Troglin v. Clanon, 378 F. Supp. 273 (N.D. Cal. 1974)

US District Court for the Northern District of California - 378 F. Supp. 273 (N.D. Cal. 1974)
June 11, 1974

378 F. Supp. 273 (1974)

Herbert Ray TROGLIN, Petitioner,
v.
T. L. CLANON, M. D., Respondent.

No C-74-0020.

United States District Court, N. D. California.

June 11, 1974.

*274 Thomas A. Salciccia, San Jose, Cal., for petitioner.

Evelle J. Younger, Atty. Gen., Jack R. Winkler, Chief Asst. Atty. Gen., Edward P. O'Brien, Asst. Atty. Gen., Robert R. Granucci, Kenneth C. Young, Deputy Attys. Gen., San Francisco, Cal., for respondent.

 

MEMORANDUM OF OPINION AND ORDER DENYING MOTION FOR AN ORDER OF DEFAULT

RENFREW, District Judge.

Petitioner filed his petition for a writ of habeas corpus on January 3, 1974. In an order filed February 1, 1974, this Court issued an order directing respondent to show cause why the writ should not be given. That order was based on petitioner's claim that the state judge who sentenced him had improperly considered his prior convictions in Colorado, Oklahoma and Arkansas which are invalid because in each case he had been denied his constitutional right to representation by counsel. See United States v. Tucker, 404 U.S. 443, 447, 449, 92 S. Ct. 589, 591, 592, 30 L. Ed. 2d 592, 596, 597 (1972). Two other claims were dismissed for failure to exhaust state remedies.

The petition and the order to show cause were served upon respondent on February 11, 1974. The order to show cause required a return within three days after service of process as provided by 28 U.S.C. § 2243[1] and Rule 81(a) (2),[2] Federal Rules of Civil Procedure. Counsel for respondent has submitted an affidavit in which he states that he received the petition and order to show cause as well as respondent's request for representation on February 14, 1974. He filed a motion on February 15, 1974, for a continuance to March 3, 1974, of the time within which a return had to be filed. He gave reasons for this continuance[3] which the Court accepted as good cause. An order was issued extending the deadline for the return until March 3, 1974. The fact that the application for the extension came four days after service of process did not weigh heavily as a factor against the request for more time. Respondent and his counsel acted as expeditiously as reasonably can be expected.[4]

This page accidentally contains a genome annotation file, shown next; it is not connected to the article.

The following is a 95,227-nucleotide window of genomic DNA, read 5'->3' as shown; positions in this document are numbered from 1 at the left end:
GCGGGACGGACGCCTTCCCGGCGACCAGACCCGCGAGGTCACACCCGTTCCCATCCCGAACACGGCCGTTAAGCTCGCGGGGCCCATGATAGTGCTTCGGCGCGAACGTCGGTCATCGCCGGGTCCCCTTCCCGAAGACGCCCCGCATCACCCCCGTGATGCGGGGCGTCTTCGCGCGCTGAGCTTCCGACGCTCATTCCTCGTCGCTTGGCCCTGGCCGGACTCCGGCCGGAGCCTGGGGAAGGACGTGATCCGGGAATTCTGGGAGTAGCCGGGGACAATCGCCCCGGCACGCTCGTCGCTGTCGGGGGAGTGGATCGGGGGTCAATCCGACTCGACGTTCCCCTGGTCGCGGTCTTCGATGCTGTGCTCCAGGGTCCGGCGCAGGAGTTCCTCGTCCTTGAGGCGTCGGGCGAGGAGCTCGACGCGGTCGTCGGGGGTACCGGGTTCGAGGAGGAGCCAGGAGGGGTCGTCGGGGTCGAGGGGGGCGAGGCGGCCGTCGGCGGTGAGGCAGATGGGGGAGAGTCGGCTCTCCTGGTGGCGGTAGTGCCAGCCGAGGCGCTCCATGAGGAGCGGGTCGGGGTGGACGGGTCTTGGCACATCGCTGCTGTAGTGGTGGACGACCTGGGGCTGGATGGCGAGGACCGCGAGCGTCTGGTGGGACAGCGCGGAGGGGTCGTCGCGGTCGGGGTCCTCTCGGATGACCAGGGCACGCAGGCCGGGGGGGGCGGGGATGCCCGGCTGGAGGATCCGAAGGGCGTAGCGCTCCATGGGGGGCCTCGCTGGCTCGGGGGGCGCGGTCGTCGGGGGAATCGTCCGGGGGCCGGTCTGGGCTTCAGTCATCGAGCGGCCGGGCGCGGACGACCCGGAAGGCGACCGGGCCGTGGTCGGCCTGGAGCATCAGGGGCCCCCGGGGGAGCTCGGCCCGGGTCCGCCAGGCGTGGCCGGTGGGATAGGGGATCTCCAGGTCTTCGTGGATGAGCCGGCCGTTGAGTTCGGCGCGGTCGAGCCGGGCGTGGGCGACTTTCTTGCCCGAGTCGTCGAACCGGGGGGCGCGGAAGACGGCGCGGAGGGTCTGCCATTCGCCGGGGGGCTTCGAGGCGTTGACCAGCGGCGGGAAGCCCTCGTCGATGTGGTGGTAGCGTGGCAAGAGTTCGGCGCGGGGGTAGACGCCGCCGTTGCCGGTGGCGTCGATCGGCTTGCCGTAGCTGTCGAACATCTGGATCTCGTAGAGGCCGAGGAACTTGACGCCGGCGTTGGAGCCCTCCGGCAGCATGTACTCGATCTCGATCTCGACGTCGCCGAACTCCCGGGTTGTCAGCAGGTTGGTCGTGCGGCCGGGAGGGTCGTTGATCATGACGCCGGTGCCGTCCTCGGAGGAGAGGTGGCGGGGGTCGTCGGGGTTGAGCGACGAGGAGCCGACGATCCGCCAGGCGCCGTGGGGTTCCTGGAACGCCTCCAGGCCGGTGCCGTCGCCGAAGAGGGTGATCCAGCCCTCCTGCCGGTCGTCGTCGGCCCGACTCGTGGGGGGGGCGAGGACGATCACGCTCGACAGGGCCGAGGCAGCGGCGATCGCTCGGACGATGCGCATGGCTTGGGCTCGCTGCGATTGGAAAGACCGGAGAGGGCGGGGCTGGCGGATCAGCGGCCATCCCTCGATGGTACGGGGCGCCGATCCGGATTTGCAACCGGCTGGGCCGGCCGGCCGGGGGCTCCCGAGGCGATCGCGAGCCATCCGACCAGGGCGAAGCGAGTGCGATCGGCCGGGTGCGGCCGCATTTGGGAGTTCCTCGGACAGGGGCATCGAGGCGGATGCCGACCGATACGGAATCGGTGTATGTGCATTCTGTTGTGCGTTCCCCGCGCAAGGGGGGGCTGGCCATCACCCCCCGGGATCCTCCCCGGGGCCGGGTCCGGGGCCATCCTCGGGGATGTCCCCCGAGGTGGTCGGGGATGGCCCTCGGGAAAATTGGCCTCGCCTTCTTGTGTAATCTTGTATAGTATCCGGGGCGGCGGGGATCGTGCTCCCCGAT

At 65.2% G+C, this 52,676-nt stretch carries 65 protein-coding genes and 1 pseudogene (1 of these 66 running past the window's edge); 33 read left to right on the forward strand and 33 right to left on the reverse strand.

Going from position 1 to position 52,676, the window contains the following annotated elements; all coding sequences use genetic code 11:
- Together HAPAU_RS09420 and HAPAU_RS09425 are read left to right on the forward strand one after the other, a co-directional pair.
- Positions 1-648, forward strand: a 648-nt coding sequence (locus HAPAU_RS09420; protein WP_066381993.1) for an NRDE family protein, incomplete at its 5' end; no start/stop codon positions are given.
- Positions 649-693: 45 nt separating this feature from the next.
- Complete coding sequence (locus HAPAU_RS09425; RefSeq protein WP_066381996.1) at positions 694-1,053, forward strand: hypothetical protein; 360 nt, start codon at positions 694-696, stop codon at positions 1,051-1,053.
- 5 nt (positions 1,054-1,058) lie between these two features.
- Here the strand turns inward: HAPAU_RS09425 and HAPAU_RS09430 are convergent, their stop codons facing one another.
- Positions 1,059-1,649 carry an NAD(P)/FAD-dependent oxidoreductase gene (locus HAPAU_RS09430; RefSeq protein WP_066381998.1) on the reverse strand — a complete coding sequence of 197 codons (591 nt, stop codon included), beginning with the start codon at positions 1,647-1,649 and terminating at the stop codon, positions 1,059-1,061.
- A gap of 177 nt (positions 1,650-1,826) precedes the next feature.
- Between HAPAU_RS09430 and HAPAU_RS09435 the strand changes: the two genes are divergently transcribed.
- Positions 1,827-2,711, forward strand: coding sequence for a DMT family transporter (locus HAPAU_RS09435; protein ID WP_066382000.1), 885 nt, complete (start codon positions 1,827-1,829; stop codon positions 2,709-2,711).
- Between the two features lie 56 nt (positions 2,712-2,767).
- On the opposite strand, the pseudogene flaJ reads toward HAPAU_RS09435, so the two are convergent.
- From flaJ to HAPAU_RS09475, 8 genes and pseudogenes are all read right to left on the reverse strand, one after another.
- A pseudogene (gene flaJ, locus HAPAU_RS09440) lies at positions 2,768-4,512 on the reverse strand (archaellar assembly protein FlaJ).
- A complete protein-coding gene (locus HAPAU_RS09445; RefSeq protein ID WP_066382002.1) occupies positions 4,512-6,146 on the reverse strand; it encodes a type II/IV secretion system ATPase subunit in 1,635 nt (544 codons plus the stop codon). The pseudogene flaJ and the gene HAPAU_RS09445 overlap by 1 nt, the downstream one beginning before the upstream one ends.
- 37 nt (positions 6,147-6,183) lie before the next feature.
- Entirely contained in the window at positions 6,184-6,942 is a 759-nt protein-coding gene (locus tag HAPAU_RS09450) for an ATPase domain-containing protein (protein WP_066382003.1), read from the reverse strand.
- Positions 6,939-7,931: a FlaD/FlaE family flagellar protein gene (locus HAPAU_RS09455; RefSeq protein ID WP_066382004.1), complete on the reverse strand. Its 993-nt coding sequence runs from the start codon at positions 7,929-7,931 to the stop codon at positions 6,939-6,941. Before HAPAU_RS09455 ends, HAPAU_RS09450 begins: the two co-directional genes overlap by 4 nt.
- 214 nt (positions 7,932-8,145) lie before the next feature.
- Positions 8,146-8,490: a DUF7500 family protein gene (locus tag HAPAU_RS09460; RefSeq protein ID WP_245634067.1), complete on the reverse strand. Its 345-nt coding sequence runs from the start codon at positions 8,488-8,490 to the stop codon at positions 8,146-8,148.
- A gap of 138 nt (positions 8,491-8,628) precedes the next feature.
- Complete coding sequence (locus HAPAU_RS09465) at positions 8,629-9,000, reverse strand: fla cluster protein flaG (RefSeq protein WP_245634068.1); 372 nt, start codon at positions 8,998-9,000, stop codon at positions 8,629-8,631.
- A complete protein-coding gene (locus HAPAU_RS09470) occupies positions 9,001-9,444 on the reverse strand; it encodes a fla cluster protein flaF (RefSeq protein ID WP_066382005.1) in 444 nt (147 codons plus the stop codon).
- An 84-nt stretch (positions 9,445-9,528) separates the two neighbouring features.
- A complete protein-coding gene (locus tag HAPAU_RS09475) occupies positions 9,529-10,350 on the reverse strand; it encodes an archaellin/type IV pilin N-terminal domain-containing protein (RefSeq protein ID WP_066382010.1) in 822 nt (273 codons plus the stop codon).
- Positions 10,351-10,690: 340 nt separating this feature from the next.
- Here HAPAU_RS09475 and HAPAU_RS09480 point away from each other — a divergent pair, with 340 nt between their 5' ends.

*275 On March 1, 1974, respondent filed another motion for a continuance of the final date for a return until April 2, 1974. The Court again accepted the reasons given by respondent's counsel as good cause for the extension[5] and so ordered. In a memorandum filed March 6, 1974, petitioner objected to the extension beyond the twenty days indicated in 28 U.S.C. § 2243.

On March 29, 1974, respondent moved for a further continuance of the time for filing a return until May 2, 1974. Counsel for respondent again gave reasons for the extension[6] which the Court accepted as good cause; the return deadline was ordered extended until May 2, 1974.

Petitioner moved on April 3, 1974, for an order of default on the ground that respondent had failed to answer within the time limits governing a return. He asked that a writ of habeas corpus be issued, that a date for an evidentiary hearing be set, and that if respondent fails to defend at that hearing, petitioner be released from custody. This motion was heard on May 1, 1974. The return was filed on May 2, 1974, eighty days after the petition and order to show cause were served upon respondent.

 

I. Section 2243 and Rules 81(a) (2)